Let 1000 RAE Metric Flowers Bloom: Avoid Matthew Effect as Self-Fulfilling Prophecy

Stephen J Bensman notsjb at LSU.EDU
Wed Jun 21 09:23:17 EDT 2006

That's not a good saying to launch your RAE metric reform.  Below is the
origins of your campaign slogan.  You will note that it is a quote from
Chairman Mao.    If it follows its model, it can lead to the forced
rustication of numerous British academics.


 1956-7 Hundred Flowers and Anti-rightist Campaigns. As part of the effort to encourage the participation of
 intellectuals in the new regime, cultural and intellectual figures were encouraged to speak their minds on the state
 of CCP rule and programs. Mao personally took the lead in the movement, which was launched under the classical
 slogan "Let a hundred flowers bloom, let the hundred schools of thought contend". At first the party's repeated
 invitation to air constructive views freely and openly was met with caution. By mid-1957, however, the movement
 unexpectedly mounted, bringing denunciation and criticism against the party in general and the excesses of its
 cadres in particular. Startled and embarrassed, leaders turned on the critics as "bourgeois rightists" and launched
 the Anti-Rightist Campaign, resulting in a year-long purge of party members, sending officials "down" to the
 countryside (xiafang), and persecuting intellectuals who spoke out against the party.

Stevan Harnad <harnad at ECS.SOTON.AC.UK>@LISTSERV.UTK.EDU> on 06/21/2006
06:10:32 AM

Please respond to ASIS&T Special Interest Group on Metrics

Sent by:    ASIS&T Special Interest Group on Metrics

cc:     (bcc: Stephen J Bensman/notsjb/LSU)

Subject:    [SIGMETRICS] Let 1000 RAE Metric Flowers Bloom: Avoid Matthew
       Effect as Self-Fulfilling Prophecy

Comment on:

    UK plans research funding overhaul
    by Stephen Pinfield
    The Scientist, Wednesday 21 June, 2006

    Let 1000 RAE Metric Flowers Bloom:
    Avoid Matthew Effect as Self-Fulfilling Prophecy

    by Stevan Harnad

The conversion of the UK Research Assessment Exercise (RAE) from the
present costly, wasteful exercise to time-saving and cost-efficient
metrics is welcome and overdue, but the worrying thing is that
the RAE planners currently seem to be focused on just one metric --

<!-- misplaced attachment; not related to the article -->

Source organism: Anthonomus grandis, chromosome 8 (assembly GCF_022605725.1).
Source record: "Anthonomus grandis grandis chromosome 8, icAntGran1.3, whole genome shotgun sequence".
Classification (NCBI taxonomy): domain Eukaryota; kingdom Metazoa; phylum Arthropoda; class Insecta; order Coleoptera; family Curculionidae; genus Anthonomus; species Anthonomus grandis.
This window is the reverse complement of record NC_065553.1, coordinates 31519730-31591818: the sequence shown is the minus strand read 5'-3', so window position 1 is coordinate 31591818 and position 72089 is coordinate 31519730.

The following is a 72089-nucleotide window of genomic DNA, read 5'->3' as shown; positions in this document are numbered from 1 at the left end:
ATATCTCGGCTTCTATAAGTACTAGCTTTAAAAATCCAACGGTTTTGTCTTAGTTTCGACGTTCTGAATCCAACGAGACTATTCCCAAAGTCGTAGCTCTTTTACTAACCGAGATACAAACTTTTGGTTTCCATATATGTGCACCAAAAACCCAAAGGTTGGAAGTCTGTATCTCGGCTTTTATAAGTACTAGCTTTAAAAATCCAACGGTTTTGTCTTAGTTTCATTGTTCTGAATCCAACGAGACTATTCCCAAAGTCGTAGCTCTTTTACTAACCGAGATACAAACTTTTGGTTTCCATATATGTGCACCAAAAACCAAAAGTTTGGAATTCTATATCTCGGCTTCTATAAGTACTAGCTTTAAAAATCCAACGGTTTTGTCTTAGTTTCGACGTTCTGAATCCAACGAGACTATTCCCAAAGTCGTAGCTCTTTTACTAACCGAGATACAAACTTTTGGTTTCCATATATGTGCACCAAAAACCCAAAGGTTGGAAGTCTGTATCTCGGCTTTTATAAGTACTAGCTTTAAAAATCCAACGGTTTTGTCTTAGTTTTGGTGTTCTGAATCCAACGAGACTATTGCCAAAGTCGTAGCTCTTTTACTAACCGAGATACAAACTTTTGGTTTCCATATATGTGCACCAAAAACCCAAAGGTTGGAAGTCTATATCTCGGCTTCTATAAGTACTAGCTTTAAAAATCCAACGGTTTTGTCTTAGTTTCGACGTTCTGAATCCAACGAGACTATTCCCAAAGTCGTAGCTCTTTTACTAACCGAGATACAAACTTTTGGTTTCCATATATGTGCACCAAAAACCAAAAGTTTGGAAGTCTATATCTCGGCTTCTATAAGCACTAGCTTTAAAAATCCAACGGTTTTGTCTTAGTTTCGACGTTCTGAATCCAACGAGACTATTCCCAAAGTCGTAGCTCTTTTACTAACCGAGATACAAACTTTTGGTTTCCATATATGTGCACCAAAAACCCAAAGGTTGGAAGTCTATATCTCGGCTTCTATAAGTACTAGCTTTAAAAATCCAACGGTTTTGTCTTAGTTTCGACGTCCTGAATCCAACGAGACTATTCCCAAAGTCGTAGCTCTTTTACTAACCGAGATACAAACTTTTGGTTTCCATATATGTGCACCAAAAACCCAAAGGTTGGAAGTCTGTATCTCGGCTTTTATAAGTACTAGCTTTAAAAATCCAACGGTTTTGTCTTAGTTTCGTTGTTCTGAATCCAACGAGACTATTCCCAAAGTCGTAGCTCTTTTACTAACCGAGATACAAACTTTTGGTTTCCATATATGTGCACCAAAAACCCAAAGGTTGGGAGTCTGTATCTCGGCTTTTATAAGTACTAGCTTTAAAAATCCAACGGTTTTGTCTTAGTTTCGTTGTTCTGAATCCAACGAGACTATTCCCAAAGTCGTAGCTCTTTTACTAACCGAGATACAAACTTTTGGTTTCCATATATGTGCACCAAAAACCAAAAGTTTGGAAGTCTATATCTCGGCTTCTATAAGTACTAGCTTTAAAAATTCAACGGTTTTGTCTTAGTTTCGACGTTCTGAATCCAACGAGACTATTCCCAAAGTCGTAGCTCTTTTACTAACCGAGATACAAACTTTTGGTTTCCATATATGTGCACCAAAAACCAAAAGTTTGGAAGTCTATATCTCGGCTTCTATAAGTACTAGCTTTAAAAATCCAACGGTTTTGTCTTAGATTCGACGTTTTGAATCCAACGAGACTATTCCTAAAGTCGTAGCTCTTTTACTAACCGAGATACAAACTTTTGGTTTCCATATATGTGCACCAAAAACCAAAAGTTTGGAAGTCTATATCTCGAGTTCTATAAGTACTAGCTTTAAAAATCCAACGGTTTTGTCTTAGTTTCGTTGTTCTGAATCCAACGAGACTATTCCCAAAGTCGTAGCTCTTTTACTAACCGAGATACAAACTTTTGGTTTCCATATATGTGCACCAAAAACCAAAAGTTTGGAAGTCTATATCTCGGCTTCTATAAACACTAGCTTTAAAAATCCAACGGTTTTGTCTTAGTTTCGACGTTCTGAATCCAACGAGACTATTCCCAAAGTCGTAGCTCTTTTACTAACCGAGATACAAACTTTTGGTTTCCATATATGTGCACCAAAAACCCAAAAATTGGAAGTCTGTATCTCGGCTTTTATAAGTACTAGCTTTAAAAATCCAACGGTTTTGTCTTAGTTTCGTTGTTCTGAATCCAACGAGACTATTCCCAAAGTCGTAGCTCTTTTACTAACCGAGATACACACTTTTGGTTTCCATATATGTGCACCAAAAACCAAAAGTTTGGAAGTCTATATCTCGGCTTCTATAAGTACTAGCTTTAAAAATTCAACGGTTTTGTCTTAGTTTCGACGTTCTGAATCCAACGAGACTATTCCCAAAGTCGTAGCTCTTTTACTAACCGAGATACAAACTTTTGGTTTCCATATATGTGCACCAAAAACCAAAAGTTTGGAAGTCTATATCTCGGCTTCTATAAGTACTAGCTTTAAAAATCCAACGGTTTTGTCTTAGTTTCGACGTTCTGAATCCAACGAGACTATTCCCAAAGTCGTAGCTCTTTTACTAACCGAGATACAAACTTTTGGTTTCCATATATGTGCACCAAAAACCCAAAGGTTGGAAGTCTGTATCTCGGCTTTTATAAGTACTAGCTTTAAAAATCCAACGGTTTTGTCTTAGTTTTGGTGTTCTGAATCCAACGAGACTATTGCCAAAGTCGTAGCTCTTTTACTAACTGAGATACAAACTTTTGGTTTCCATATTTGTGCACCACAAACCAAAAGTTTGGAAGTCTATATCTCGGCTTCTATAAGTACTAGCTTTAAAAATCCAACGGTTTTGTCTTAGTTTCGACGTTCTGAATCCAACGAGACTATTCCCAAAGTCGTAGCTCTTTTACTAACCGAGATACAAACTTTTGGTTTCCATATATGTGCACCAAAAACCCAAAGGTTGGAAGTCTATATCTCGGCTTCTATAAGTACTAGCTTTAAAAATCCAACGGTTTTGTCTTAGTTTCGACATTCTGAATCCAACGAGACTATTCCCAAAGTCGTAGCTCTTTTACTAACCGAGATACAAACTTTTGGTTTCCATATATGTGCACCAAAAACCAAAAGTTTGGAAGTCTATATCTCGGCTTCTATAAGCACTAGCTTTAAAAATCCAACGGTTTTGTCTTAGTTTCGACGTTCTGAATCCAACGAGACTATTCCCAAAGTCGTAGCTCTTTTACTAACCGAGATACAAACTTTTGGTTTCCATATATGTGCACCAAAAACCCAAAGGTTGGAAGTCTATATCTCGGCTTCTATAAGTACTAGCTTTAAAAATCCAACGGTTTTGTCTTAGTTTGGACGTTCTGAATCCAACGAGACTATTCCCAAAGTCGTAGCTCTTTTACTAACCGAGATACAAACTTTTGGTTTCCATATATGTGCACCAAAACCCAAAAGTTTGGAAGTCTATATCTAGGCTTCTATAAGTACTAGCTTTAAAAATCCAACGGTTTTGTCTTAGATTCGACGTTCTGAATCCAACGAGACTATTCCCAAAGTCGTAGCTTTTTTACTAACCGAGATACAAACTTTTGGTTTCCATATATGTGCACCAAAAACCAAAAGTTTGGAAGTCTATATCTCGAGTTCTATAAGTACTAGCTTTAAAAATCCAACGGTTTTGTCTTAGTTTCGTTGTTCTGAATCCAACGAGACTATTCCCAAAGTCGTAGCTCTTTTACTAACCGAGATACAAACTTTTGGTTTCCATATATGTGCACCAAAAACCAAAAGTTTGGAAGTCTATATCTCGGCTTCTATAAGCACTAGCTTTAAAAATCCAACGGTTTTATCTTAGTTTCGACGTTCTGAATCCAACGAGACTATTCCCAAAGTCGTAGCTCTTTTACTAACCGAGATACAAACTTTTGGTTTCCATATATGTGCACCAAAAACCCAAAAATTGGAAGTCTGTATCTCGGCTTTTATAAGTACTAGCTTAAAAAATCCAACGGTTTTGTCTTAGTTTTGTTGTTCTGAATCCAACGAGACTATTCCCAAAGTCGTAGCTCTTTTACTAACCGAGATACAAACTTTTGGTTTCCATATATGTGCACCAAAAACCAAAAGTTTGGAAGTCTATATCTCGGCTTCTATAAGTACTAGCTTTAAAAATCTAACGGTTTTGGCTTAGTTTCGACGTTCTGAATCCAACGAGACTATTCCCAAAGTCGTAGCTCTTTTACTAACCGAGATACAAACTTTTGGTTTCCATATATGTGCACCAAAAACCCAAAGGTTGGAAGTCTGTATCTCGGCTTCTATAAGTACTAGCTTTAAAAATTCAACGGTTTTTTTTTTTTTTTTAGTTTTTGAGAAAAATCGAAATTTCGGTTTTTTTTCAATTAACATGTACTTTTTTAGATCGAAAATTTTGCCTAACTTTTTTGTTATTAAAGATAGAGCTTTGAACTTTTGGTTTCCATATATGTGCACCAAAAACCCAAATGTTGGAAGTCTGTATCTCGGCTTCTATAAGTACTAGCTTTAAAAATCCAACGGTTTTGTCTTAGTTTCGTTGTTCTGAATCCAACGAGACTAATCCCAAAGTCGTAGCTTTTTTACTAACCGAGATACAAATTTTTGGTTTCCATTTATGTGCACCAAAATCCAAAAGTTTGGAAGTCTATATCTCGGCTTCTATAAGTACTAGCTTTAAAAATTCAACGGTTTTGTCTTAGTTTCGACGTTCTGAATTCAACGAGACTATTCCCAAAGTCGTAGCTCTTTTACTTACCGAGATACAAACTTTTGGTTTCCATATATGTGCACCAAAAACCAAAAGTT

prior research funding -- instead of the full and rich spectrum of new
(and old) metrics that will become available in an Open Access world,
with all the research performance data digitally available online
for analysis and use.

Mechanically basing the future RAE rankings exclusively on prior funding
would just generate a Matthew Effect (making the rich richer and the
poor poorer), a self-fulfilling prophecy that is simply equivalent to
increasing the amount given to those who were previously funded (and
scrapping the RAE altogether, as a separate, semi-independent performance
evaluator and funding source).

What the RAE *should* be planning to do is to look at weighted
combinations of all available research performance metrics -- including
the many that are correlated, but not so tightly correlated, with prior
RAE rankings, such as author/article/book citation counts, article
download counts, co-citations (co-cited with and co-cited by, weighted
with the citation weight of the co-citer/co-citee), endogamy/exogamy
metrics (citations by self or collaborators versus others, within
and across disciplines), hub/authority counts (in-cites and out-cites,
weighted recursively by the citation's own in-cite and out-cite counts),
download and citation growth rates, semantic-web correlates, etc.

It would be both arbitrary and absurd to blunt the sensitivity, power,
predictivity and validity of metrics a priori by biasing them toward the
prior-funding counts metric alone, which should just be one out of a full
battery of weighted metrics, adjusted to each discipline and validated
against one another (and against human judgment too).

    Shadbolt, N., Brody, T., Carr, L. and Harnad, S. (2006) The Open
    Research Web: A Preview of the Optimal and the Inevitable, in Jacobs,
    N., Eds. Open Access: Key Strategic, Technical and Economic Aspects,
    chapter 21. Chandos.

Stevan Harnad
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